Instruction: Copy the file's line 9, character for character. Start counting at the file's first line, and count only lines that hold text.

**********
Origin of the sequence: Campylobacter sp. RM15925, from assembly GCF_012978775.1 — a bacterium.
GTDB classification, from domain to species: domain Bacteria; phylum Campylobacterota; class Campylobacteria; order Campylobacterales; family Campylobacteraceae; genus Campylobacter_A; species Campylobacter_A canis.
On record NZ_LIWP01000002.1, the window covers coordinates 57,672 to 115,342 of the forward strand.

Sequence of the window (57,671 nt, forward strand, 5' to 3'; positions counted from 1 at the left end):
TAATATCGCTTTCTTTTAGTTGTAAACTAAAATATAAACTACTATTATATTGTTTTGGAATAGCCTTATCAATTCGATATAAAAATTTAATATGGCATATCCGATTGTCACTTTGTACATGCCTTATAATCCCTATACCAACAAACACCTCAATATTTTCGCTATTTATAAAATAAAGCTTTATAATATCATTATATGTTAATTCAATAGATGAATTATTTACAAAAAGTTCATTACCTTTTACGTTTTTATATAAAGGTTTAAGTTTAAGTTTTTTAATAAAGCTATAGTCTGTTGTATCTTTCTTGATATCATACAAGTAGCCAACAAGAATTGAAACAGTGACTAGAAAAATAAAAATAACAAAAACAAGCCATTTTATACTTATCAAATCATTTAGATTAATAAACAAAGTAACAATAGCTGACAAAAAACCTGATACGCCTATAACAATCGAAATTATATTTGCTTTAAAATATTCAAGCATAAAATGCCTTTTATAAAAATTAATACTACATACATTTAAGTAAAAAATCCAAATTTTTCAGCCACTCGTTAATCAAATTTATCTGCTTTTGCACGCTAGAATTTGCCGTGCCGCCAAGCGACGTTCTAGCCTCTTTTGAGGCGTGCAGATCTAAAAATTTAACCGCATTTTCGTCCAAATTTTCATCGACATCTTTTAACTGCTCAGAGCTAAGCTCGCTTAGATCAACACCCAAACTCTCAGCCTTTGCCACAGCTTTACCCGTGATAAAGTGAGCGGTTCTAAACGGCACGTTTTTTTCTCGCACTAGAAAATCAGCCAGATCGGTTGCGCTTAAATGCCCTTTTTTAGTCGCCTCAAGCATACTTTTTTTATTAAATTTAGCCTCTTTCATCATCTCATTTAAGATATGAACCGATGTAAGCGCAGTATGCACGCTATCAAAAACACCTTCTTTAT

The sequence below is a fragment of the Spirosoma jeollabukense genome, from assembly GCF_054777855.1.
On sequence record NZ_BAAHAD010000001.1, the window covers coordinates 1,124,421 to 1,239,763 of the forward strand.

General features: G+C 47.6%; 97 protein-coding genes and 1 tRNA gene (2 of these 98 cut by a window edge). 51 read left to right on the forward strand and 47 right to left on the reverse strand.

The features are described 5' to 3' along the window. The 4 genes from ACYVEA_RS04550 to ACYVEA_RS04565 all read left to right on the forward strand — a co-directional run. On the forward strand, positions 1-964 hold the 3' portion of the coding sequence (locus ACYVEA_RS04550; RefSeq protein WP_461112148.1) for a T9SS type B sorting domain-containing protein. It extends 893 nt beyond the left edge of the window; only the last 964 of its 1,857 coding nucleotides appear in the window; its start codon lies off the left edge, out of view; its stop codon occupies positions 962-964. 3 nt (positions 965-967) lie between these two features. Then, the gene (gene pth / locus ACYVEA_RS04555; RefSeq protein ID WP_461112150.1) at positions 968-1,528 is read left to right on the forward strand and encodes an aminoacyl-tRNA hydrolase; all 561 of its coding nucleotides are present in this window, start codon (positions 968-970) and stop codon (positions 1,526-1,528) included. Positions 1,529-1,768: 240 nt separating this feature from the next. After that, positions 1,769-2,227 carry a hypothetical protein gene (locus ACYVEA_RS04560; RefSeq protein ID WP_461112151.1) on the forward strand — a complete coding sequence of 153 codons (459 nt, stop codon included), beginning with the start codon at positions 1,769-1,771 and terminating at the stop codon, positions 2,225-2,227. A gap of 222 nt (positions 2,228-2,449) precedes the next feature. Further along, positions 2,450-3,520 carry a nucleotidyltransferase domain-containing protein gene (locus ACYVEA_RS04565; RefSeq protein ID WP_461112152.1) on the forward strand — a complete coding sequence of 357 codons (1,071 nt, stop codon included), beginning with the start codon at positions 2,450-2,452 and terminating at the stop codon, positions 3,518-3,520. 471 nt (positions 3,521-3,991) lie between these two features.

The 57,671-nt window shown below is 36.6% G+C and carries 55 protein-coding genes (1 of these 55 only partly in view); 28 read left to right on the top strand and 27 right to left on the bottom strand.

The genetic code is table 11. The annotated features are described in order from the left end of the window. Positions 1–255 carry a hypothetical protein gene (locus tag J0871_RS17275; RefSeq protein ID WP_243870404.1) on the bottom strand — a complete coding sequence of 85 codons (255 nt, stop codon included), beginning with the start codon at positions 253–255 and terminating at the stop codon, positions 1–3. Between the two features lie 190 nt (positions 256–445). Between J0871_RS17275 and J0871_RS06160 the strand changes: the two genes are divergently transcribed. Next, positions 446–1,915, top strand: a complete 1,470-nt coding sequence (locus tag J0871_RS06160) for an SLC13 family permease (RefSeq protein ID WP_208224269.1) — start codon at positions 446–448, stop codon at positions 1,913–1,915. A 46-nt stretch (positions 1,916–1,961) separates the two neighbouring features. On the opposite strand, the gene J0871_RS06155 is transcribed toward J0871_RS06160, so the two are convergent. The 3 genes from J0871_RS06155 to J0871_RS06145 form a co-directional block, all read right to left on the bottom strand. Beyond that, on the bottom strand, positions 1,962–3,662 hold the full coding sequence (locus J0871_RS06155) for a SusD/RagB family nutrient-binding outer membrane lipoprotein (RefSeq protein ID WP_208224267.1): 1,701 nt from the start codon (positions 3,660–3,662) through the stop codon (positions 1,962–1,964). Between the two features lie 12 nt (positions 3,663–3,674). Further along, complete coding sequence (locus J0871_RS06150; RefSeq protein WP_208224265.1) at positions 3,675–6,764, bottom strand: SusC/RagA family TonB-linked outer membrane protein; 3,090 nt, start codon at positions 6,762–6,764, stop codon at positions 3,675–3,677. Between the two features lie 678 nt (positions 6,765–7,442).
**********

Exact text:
The features are described 5' to 3' along the window. The 4 genes from ACYVEA_RS04550 to ACYVEA_RS04565 all read left to right on the forward strand — a co-directional run. On the forward strand, positions 1-964 hold the 3' portion of the coding sequence (locus ACYVEA_RS04550; RefSeq protein WP_461112148.1) for a T9SS type B sorting domain-containing protein. It extends 893 nt beyond the left edge of the window; only the last 964 of its 1,857 coding nucleotides appear in the window; its start codon lies off the left edge, out of view; its stop codon occupies positions 962-964. 3 nt (positions 965-967) lie between these two features. Then, the gene (gene pth / locus ACYVEA_RS04555; RefSeq protein ID WP_461112150.1) at positions 968-1,528 is read left to right on the forward strand and encodes an aminoacyl-tRNA hydrolase; all 561 of its coding nucleotides are present in this window, start codon (positions 968-970) and stop codon (positions 1,526-1,528) included. Positions 1,529-1,768: 240 nt separating this feature from the next. After that, positions 1,769-2,227 carry a hypothetical protein gene (locus ACYVEA_RS04560; RefSeq protein ID WP_461112151.1) on the forward strand — a complete coding sequence of 153 codons (459 nt, stop codon included), beginning with the start codon at positions 1,769-1,771 and terminating at the stop codon, positions 2,225-2,227. A gap of 222 nt (positions 2,228-2,449) precedes the next feature. Further along, positions 2,450-3,520 carry a nucleotidyltransferase domain-containing protein gene (locus ACYVEA_RS04565; RefSeq protein ID WP_461112152.1) on the forward strand — a complete coding sequence of 357 codons (1,071 nt, stop codon included), beginning with the start codon at positions 2,450-2,452 and terminating at the stop codon, positions 3,518-3,520. 471 nt (positions 3,521-3,991) lie between these two features.